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These doctors worked the phones tirelessly, helping people navigate through the pandemic

The pandemic has made us realise the importance of doctors. And no amount of them seems enough when we’re battling a virus as infectious as the coronavirus. But as much as they were needed, not many people wanted to meet doctors at their clinics, for non-covid cases especially. Thankfully, quite a few doctors were on “call” – on phones, on Zoom and on WhatsApp. But much like remote work everywhere, the lines between day and night were blurred since medical emergencies don’t happen between 9 and 5. These doctors who took to teleconsultation saved the day and many lives.

Dr Haleema Yazdani, MBBS, a general physician with 20 years of experience and eight years in telemedicine with an additional diploma in diabetology and Masters in Digital Health started teleconsultation when covid struck in 2020. She signed up with Step One, an NGO that works with covid patients and has also partnered with the BBMP. These doctors work as volunteers and don’t get paid.

“Volunteering was an impromptu decision when the load on hospitals and doctors working on the ground increased, Early triaging and managing moderate patients would reduce the load to some extent. Moreover, people who could not afford medical care could benefit from teleconsultation. I started volunteering last year when people feared going to hospitals.”

Dr Hazdani started working with the Emergency Response Team (ERT) too. “During the second wave, I would attend to about 50 calls a day and treat patients. I would help them with oxygen cylinders too. Since last year, I have done over 4,000 teleconsultations. Each session takes about 10 – 15 minutes for covid patients and between 5 to 10 mins for chronic ailments,” she said.

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Dr Hazdani says she hardly slept when the cases were at their peak because she would get calls through the day and night. “You can’t say no to a patient when they call at night. You know it is a dire emergency. During the second wave, I had a fever for ten days and I tested negative for covid. But I didn’t stop working. I remember treating a 21-year-old girl who had neglected her symptoms for four days and had a sudden drop in saturation to 75. There were no HDU beds available and I managed to arrange for oxygen to stabilise her. I explained proning techniques and prescribed steroids which I don’t normally do. She responded well in 48 hours.”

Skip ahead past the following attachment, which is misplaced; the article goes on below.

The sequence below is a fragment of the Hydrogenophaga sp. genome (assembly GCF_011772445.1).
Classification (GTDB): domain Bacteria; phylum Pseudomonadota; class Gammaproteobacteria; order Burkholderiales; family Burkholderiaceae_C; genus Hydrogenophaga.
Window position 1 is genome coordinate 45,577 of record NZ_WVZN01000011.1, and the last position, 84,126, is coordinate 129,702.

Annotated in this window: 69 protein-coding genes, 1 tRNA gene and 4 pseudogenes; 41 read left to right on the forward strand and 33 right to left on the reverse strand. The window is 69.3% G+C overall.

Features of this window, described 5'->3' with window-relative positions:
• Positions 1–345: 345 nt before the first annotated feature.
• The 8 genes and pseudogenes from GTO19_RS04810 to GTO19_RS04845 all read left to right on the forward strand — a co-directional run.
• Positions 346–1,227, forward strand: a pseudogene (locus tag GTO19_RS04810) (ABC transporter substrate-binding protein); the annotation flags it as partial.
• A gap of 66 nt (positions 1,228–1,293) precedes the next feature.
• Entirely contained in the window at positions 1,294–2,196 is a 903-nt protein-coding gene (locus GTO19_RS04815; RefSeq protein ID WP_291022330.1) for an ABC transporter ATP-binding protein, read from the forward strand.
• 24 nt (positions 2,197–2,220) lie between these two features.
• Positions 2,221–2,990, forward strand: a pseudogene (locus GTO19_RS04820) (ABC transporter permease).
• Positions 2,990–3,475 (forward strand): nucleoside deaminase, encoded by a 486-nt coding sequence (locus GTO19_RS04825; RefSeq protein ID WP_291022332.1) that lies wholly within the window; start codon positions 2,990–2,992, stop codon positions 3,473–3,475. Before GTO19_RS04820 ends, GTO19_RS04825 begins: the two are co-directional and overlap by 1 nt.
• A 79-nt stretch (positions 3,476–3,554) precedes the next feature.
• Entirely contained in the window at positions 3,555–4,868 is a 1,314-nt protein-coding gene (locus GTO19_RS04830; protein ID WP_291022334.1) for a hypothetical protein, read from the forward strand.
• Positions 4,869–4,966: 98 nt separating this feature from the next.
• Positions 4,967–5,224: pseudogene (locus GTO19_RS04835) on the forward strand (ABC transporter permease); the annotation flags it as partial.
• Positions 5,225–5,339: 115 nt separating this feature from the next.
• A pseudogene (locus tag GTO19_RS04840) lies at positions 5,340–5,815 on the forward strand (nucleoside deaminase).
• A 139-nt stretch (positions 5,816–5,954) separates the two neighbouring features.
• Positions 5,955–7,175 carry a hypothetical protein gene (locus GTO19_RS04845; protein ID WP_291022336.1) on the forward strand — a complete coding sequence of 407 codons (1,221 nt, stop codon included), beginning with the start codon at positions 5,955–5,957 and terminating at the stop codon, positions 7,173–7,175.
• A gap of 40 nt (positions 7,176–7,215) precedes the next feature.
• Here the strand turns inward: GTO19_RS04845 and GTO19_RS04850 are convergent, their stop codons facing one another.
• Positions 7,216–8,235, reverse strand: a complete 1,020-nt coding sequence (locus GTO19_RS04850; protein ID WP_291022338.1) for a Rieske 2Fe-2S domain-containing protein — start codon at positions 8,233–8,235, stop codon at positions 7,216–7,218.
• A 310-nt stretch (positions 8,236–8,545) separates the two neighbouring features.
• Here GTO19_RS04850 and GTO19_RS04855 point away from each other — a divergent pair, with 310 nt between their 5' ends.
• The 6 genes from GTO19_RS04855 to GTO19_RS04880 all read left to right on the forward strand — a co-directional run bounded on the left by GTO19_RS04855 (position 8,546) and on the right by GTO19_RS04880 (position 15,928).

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In another case when a man collapsed with a heart attack, Dr Hazdani taught the family how to resuscitate him while they waited for an ambulance. “With timely treatment and CPR, he was saved,” she says.

Another doctor who did teleconsultations is Dr Nihad Niloufer, MBBS, who has worked in both clinical and non-clinical fields for eight years each. Dr Niloufer, who was always service minded, says, “Last March, my mother fell and she was admitted to a hospital. She needed 24X7 care and I quit my job to look after her. My husband who is also a doctor started working in the covid ward and isolated himself. I thought this was an opportunity for me to serve those in need and joined StepOne and ERT. I would call the home isolation patients whose condition was not stable and assist them with treatment and monitor them.”

During the second wave, I would attend to about 50 calls a day. Since last year, I have done over 4,000 teleconsultations. Each session takes about 10 to 15 minutes for covid patients and between 5 to 10 minutes for chronic ailments

– Dr Haleema Yazdani, MBBS, telemedicine & digital health consultant

She said that during the second wave, her mother’s health started to worsen and she had to be under constant observation. “Though initially, I used to attend to 40 patients, later I could manage only 30 a day. Many needed hospitalization during the second wave but through teleconsultation, we managed to arrange for oxygen at home to stabilize their condition until they could get a hospital bed. One of the patients who had just lost her father due to covid had tested positive too. She contacted me fearing the worst and broke down. With her, it was not just managing her covid but her emotions too. After recovery, she was inspired by the voluntary work we were doing and joined an NGO to help others too,” said Dr Niloufer.

She said she received lots of blessings from the patients and their families after they recovered.



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Sagar Biswas

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